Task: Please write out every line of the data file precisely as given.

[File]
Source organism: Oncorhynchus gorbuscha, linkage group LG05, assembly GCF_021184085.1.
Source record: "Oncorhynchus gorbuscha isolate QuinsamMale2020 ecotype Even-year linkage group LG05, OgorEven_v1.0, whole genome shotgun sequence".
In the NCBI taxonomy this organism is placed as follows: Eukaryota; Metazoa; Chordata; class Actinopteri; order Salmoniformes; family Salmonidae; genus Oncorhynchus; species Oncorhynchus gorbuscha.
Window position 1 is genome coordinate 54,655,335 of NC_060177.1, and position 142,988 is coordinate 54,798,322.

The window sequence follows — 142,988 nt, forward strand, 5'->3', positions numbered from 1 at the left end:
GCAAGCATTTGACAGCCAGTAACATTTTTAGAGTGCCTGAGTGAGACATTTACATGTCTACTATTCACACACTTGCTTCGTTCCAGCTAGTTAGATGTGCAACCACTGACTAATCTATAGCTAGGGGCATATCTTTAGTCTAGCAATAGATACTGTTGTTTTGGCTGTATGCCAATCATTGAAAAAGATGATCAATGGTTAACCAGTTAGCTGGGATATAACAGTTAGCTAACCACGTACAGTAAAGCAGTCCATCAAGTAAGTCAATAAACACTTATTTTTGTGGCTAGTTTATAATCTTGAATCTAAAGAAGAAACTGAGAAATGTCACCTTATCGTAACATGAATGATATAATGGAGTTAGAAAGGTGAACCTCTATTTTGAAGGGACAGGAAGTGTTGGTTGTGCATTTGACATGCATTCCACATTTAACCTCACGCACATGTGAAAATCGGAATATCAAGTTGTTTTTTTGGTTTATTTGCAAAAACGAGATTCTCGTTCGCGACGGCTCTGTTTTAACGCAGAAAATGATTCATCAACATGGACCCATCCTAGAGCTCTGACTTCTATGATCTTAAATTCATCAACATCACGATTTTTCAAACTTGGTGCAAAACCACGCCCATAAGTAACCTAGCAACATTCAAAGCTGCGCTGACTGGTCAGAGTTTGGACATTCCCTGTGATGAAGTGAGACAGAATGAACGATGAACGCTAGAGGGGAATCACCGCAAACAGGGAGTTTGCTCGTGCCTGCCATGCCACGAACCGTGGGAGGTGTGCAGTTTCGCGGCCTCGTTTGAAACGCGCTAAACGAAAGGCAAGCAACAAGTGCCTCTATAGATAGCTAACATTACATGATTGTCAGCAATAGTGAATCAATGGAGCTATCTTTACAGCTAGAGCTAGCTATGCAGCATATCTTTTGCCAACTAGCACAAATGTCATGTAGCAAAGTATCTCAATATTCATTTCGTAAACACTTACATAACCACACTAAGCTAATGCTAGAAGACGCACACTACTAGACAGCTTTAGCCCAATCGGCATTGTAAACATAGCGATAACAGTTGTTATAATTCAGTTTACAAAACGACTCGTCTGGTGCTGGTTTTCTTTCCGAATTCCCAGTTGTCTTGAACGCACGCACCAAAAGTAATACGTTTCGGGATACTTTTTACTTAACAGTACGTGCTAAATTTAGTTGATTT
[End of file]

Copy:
Source organism: Oncorhynchus gorbuscha, linkage group LG05, assembly GCF_021184085.1.
Source record: "Oncorhynchus gorbuscha isolate QuinsamMale2020 ecotype Even-year linkage group LG05, OgorEven_v1.0, whole genome shotgun sequence".
In the NCBI taxonomy this organism is placed as follows: Eukaryota; Metazoa; Chordata; class Actinopteri; order Salmoniformes; family Salmonidae; genus Oncorhynchus; species Oncorhynchus gorbuscha.
Window position 1 is genome coordinate 54,655,335 of NC_060177.1, and position 142,988 is coordinate 54,798,322.

The window sequence follows — 142,988 nt, forward strand, 5'->3', positions numbered from 1 at the left end:
GCAAGCATTTGACAGCCAGTAACATTTTTAGAGTGCCTGAGTGAGACATTTACATGTCTACTATTCACACACTTGCTTCGTTCCAGCTAGTTAGATGTGCAACCACTGACTAATCTATAGCTAGGGGCATATCTTTAGTCTAGCAATAGATACTGTTGTTTTGGCTGTATGCCAATCATTGAAAAAGATGATCAATGGTTAACCAGTTAGCTGGGATATAACAGTTAGCTAACCACGTACAGTAAAGCAGTCCATCAAGTAAGTCAATAAACACTTATTTTTGTGGCTAGTTTATAATCTTGAATCTAAAGAAGAAACTGAGAAATGTCACCTTATCGTAACATGAATGATATAATGGAGTTAGAAAGGTGAACCTCTATTTTGAAGGGACAGGAAGTGTTGGTTGTGCATTTGACATGCATTCCACATTTAACCTCACGCACATGTGAAAATCGGAATATCAAGTTGTTTTTTTGGTTTATTTGCAAAAACGAGATTCTCGTTCGCGACGGCTCTGTTTTAACGCAGAAAATGATTCATCAACATGGACCCATCCTAGAGCTCTGACTTCTATGATCTTAAATTCATCAACATCACGATTTTTCAAACTTGGTGCAAAACCACGCCCATAAGTAACCTAGCAACATTCAAAGCTGCGCTGACTGGTCAGAGTTTGGACATTCCCTGTGATGAAGTGAGACAGAATGAACGATGAACGCTAGAGGGGAATCACCGCAAACAGGGAGTTTGCTCGTGCCTGCCATGCCACGAACCGTGGGAGGTGTGCAGTTTCGCGGCCTCGTTTGAAACGCGCTAAACGAAAGGCAAGCAACAAGTGCCTCTATAGATAGCTAACATTACATGATTGTCAGCAATAGTGAATCAATGGAGCTATCTTTACAGCTAGAGCTAGCTATGCAGCATATCTTTTGCCAACTAGCACAAATGTCATGTAGCAAAGTATCTCAATATTCATTTCGTAAACACTTACATAACCACACTAAGCTAATGCTAGAAGACGCACACTACTAGACAGCTTTAGCCCAATCGGCATTGTAAACATAGCGATAACAGTTGTTATAATTCAGTTTACAAAACGACTCGTCTGGTGCTGGTTTTCTTTCCGAATTCCCAGTTGTCTTGAACGCACGCACCAAAAGTAATACGTTTCGGGATACTTTTTACTTAACAGTACGTGCTAAATTTAGTTGATTT